October 10 was a day without many activities. Everyone put on the new sarees she had and was waiting for a bus for Victoria Memorial and later for dinner in Taj Bengal Hotel. After lunch, all of them reached Victoria memorial. The journalists took photographs. The ladies enjoyed riding on horse-drawn buggies. Before going to Taj all the ladies reached a Pandal situated at Trolliganj. From there they reached the Taj Hotel by bus, where there was a programme of Bangla music for them. Chairs were reserved for them in the hall. The programme lasted for almost an hour. After that they relished the traditional Bengali food. They, however, missed the Founder who had to rush to Delhi the same evening for some important work.
On October 11 and 12, the ladies visited Dakshineshwar Kali temple, a few Pandals and met members of some voluntary organizations. The Secretary of a voluntary organization ‘Chhabi’ said, “it is our good luck that the ladies have visited our institution. Not only I, but the whole of Kolkata welcomes them with joy”. Arrangement for food for the widows was made here.
When the ladies reached Charepoli Public Puja Samiti, Mr. Tihika Mandal, a former MLA, welcomed them. He said, “Every day, I read about them in newspapers and see them in TV channels. Today, we are lucky to meet them. We never knew that some organisation is working for the welfare of widows. I appreciate the efforts made by Dr. Bindeshwar Pathak”. After getting out of the Pandal, the local people assembled to meet Manu Ghosh and Lalita Adhikari. They touched their feet seeking their blessings. While coming out of the Pandal a lady requested both the mothers to visit their homes even for a few moments. Both of them went with her and played with her son for a while. It was quite late when they reached the hotel in the night. They chanted ‘Radhey-Radhey’ for some time and then went to bed.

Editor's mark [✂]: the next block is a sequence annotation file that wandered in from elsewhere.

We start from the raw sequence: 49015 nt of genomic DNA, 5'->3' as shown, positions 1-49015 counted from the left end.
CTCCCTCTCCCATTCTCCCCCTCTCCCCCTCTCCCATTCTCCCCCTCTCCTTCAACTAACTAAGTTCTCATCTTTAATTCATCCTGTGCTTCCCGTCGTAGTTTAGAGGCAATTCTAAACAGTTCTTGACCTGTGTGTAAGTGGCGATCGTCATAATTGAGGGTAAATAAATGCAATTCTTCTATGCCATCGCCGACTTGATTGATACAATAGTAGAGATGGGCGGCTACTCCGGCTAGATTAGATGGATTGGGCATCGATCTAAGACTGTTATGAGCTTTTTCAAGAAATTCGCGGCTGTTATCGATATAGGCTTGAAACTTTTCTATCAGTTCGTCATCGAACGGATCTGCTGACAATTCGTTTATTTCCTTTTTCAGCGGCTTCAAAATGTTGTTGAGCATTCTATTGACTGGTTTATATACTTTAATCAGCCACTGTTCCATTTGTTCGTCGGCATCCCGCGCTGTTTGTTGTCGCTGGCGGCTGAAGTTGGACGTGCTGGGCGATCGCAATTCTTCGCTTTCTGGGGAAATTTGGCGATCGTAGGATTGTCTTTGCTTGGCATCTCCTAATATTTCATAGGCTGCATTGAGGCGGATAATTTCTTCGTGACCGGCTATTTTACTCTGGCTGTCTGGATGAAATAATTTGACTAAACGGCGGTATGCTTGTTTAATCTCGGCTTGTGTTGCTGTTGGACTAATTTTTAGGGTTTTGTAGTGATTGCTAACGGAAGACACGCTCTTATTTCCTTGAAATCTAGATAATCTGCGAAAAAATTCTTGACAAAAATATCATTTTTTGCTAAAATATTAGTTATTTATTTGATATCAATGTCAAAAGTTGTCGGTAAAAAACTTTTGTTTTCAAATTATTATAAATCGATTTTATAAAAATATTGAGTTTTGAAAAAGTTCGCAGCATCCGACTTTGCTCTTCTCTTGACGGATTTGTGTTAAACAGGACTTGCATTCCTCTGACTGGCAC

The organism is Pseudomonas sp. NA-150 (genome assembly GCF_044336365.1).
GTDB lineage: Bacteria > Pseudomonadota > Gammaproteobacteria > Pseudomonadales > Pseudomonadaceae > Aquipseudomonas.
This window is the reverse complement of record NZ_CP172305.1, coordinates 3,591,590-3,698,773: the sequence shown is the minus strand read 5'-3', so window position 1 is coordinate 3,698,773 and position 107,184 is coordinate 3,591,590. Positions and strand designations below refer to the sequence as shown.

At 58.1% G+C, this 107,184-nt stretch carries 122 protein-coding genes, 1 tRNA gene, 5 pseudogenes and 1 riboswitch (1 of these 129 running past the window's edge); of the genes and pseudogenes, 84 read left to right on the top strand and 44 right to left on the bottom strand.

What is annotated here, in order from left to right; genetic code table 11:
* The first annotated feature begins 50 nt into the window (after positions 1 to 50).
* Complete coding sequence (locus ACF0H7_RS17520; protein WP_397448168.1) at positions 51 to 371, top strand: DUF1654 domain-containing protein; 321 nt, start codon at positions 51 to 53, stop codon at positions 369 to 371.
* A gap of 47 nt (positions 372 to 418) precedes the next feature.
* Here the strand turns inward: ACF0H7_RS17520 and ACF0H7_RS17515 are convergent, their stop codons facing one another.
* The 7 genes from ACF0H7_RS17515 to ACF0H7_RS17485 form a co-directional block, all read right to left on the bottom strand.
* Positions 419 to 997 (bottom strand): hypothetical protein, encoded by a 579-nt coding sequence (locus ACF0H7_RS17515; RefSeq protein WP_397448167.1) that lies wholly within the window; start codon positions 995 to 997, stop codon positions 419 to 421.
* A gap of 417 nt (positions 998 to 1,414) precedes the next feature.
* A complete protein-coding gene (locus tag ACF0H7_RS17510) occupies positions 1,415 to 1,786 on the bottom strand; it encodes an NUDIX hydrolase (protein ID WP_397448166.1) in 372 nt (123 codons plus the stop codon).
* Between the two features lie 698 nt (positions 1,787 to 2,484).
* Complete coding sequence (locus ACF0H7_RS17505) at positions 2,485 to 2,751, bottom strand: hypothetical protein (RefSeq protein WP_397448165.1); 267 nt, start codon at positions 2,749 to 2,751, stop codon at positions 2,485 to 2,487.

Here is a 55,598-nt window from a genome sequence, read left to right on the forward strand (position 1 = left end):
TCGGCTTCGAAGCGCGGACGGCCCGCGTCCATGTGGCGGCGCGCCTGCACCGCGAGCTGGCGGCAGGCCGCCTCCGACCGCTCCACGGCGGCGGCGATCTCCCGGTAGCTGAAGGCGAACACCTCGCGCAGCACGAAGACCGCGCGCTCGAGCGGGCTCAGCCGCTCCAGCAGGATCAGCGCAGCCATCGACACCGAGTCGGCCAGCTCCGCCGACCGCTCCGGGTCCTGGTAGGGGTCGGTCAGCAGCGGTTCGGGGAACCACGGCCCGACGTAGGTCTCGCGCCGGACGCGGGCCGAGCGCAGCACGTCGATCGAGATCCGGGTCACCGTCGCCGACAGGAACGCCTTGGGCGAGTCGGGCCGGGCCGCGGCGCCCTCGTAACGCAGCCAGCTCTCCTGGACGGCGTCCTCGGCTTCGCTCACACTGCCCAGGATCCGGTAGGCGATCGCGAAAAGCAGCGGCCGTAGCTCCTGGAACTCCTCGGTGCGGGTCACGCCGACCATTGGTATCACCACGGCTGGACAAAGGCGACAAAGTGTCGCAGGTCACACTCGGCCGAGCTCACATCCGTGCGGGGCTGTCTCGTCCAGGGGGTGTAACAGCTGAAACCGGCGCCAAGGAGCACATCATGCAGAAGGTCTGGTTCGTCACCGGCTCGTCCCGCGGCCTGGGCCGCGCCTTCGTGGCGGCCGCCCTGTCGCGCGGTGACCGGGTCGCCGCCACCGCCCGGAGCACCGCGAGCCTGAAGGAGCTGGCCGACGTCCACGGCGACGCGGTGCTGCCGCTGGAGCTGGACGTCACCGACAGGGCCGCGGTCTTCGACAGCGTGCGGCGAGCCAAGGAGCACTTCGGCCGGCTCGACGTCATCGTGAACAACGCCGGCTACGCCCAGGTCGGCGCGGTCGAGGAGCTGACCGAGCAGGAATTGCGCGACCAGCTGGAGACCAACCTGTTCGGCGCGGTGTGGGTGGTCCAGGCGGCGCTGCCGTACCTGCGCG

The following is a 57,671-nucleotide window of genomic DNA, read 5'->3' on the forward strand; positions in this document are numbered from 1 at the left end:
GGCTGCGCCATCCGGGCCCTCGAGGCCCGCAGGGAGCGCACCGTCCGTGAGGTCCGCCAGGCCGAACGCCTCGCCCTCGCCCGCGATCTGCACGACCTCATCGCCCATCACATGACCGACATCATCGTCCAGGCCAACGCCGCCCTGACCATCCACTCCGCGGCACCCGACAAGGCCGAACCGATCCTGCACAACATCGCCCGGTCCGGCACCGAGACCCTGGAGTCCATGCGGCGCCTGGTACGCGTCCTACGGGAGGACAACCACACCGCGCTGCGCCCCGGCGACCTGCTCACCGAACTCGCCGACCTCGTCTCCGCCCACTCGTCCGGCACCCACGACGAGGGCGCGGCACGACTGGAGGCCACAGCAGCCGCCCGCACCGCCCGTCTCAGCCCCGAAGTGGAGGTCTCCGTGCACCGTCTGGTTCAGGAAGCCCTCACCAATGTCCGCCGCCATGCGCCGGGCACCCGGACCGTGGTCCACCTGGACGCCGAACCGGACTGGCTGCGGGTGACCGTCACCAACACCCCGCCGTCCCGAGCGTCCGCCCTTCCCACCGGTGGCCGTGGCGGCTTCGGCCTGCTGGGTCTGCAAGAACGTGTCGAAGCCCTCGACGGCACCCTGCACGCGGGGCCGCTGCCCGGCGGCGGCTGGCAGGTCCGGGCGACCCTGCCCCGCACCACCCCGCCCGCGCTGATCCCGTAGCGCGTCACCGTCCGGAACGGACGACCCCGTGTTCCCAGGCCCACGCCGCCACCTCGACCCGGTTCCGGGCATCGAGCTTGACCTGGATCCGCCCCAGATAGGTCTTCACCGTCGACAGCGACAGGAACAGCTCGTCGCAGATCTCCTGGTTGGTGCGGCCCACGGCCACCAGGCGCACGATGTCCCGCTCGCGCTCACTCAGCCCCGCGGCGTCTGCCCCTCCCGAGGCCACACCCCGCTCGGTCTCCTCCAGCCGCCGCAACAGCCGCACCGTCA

Bidding good-bye to Kolkata on October 13, we took an Air India flight for Delhi. While coming to Kolkata, Lalita Adhikari could not properly see the plane by which she had come. Maybe, because of her eye operation. Manu Ghosh fulfilled her wish. She saw the plane parked on the runway. The mothers had learned by now, how to utilize the services of air hostesses. This time they had themselves tied the seat belt. Those who could not, took the help of air hostesses.
The ladies had moved about in Kolkata for about a week, and now they all were tired. It was two hours’ flight, some passed the time in slumber while others enjoyed films on the TV screen attached to their seat. In two hours we landed at the Delhi airport and came to the Sulabh Gram. There the ladies rested for a while before leaving for Vrindavan.
…and Manu Maa became a Celebrity
Manu Ghosh appeared in newspapers as well as news channels of Kolkata for her frank talk and laughter. Whether it was Press Conference or celebration of Puja, Manu Maa was the star attraction, clad in white saree her personality was no less attractive. She hails from Kolkata and she does not want anyone to ask about her past days in Kolkata.
“Let me enjoy my trip; I did not come here to recall my bad days. Yes, Kolkata looks excellent and more beautiful. We are now travelling with pomp and show. I never thought or even imagined we would do so”, said Manu.
Sometimes Manu took the camera from newsmen and took the pictures of Kolkata streets. Photographers were told to click her pictures while having cold-drinks. “Don’t I look like a model”, she said laughingly.
Manu can talk on any subject and answer correctly. Journalists frequented Room No. 103 of Hotel Sunrise where Manu and Lalita Maa were staying. Sometimes her answers were both bitter as well as soft. The answer to a question was, Not only you, many people, even the Chief Minister, Hon’ble Ms. Mamta Banerjee, asked us if we were happy in Vrindavan, You never came there to have a look in which conditions we were living, that’s why you don’t have any right to ask how we live there.